Microfarms have a natural life of about 10 years. Smart monitors, the growers network and preventive maintenance can assure sustained productivity. After 10 years, it is a relatively simple and cheap process to replace the polycarbonate container and liner, as well as any worn pumps and piping.

Even before hurricane Maria, nearly 50% of rural children and the elderly in Puerto Rico suffered from malnutrition. After the hurricane, a 4-year-old boy who weighed just 6.3 kilograms, (13.8 pounds) died in December at San Juan’s Pavia Hospital. Peace microfarms distributed across the country can resolve malnutrition and many of the associated diseases.

The Algae Dome

The Algae Dome provides a microfarm example. Designed by SPACE10, the Algae Dome can combat chronic malnutrition. SPACE10’s project, displayed in 2017 in the Copenhagen CHART art fair, holds the secret to combating malnutrition, greenhouse gases and ending deforestation. IKEA’s future living lab worked with bioengineer, Keenan Pinto and three architects, Aleksander Wadas, Rafal Wroblewski and Anna Stempniewicz to build a photobioreactor that facilitates the high production of algae that can be grown almost anywhere on the planet.

Peace microfarms will lead to spontaneous creativity led by ordinary citizens expressing themselves with extraordinary imagination. Microfarms will become more productive as farmers innovate and develop better methods. Superb nutrition will make children, families and communities healthier and improve their vitality. Microfarms will not only enable farmers and families to produce highly nutritional food locally, but also improve local ecosystems.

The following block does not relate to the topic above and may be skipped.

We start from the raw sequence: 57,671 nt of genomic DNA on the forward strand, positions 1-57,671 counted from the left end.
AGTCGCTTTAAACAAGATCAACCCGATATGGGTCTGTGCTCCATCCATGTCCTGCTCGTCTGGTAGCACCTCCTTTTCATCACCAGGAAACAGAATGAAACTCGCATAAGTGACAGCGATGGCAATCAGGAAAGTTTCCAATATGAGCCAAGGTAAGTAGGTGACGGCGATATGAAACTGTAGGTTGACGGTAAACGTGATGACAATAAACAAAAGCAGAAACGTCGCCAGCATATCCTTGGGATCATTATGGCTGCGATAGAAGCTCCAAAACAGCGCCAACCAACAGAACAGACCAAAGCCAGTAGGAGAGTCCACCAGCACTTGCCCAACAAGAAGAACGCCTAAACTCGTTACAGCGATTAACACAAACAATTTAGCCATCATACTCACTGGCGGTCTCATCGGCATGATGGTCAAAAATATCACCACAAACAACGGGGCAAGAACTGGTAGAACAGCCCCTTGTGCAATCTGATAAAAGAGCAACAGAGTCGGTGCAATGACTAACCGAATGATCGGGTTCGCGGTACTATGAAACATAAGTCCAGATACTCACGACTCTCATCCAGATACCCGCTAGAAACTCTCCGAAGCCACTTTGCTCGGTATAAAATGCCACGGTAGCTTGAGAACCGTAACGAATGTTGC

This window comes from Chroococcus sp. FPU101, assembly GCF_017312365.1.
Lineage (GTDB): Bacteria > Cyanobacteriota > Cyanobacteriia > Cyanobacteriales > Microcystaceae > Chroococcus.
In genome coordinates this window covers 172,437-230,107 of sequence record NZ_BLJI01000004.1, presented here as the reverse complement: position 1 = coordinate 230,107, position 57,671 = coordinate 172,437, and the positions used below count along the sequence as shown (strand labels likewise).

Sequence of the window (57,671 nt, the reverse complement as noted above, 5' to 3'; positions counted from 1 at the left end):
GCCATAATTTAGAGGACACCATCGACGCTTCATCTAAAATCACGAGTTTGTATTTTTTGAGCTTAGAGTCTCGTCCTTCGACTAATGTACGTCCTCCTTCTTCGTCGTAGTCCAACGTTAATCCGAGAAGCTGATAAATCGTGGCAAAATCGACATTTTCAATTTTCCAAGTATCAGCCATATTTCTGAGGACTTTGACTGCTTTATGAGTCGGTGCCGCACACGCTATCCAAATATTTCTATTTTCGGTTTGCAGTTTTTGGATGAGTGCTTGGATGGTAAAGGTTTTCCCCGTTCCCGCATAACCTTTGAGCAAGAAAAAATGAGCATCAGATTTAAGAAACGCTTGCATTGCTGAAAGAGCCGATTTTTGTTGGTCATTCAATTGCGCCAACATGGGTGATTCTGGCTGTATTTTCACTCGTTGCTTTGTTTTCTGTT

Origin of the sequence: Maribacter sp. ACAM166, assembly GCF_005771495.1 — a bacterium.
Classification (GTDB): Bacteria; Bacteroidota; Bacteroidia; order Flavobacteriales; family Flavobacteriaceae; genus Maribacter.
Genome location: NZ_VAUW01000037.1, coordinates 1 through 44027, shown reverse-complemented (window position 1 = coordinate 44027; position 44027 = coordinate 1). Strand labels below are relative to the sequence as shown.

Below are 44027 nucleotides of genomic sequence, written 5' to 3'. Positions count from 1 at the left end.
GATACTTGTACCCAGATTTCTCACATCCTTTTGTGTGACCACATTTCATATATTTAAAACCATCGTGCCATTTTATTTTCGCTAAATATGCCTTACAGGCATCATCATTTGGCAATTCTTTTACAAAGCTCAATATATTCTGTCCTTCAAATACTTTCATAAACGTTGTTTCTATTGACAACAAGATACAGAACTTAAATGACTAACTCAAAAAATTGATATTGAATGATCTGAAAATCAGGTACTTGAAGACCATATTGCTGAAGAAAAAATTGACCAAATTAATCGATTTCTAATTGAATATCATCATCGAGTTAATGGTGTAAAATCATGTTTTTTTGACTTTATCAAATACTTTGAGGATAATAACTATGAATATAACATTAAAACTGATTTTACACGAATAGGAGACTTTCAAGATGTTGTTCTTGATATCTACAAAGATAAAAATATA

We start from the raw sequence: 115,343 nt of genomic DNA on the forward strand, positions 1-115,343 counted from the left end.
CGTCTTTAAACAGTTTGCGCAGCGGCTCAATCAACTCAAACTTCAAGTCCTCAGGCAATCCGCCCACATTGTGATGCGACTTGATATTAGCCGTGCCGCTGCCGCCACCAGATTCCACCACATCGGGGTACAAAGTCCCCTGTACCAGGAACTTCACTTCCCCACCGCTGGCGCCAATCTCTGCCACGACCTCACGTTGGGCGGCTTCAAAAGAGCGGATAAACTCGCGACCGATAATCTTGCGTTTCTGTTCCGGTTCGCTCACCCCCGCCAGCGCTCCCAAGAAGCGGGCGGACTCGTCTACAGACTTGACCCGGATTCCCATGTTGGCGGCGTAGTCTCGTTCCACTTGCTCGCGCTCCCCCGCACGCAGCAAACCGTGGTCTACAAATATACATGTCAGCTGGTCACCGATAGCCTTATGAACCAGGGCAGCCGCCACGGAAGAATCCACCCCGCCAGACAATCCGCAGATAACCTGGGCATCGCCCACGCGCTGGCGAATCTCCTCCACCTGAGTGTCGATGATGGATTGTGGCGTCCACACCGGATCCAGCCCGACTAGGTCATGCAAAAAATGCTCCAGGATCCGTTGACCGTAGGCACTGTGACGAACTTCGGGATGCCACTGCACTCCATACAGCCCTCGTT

Distributed local food production offers many advantages for health and ecology. The Federation des Spiruliniers de France illustrates how various producers can thrive, even in climate zones not optimal for algae production.

The 2017 hurricane season shows how disasters can leave millions very hungry, thirsty and destitute. Peace microfarms can mitigate disasters such as Puerto Rico by allowing microfarmers to produce healthy food and clean water locally.

Special AIM exclusive offer

Algae Industry Magazine readers may download a free color PDF of the Green Friendship Bridge book by Mark R. Edwards on the AIM website. The Green Friendship Bridge is also available on for $15. The book provides a policy analysis for valuable economic, social and environmental solutions from shifting just 1% of Trump’s border wall funding to sustainable and affordable food and bioproduct microfarms.

The Green Friendship Bridge is written for teachers, students and policy leaders who desire to take triple action to:

  1. Resolve poverty and hunger
  2. Produce healthy food locally
  3. Clean the environment

Green Friendship Bridge chapters include:

  1. Can Peace Microfarms Trump Trump’s Fence with Mexico?
  2. Can Peace Microfarms Build a Green Friendship Bridge?
  3. What Foods can Peace Microfarms Grow?
  4. What are Social Benefits for the Green Friendship Bridge?
  5. What are the Green Friendship Bridge Health Benefits?
  6. What are Environmental Benefits for the Green Friendship Bridge?
  7. What are Ecological Benefits for the Green Friendship Bridge?
  8. Do USA families deserve a Green Friendship Bridge?
  9. Path Forward: Green Friendship Bridge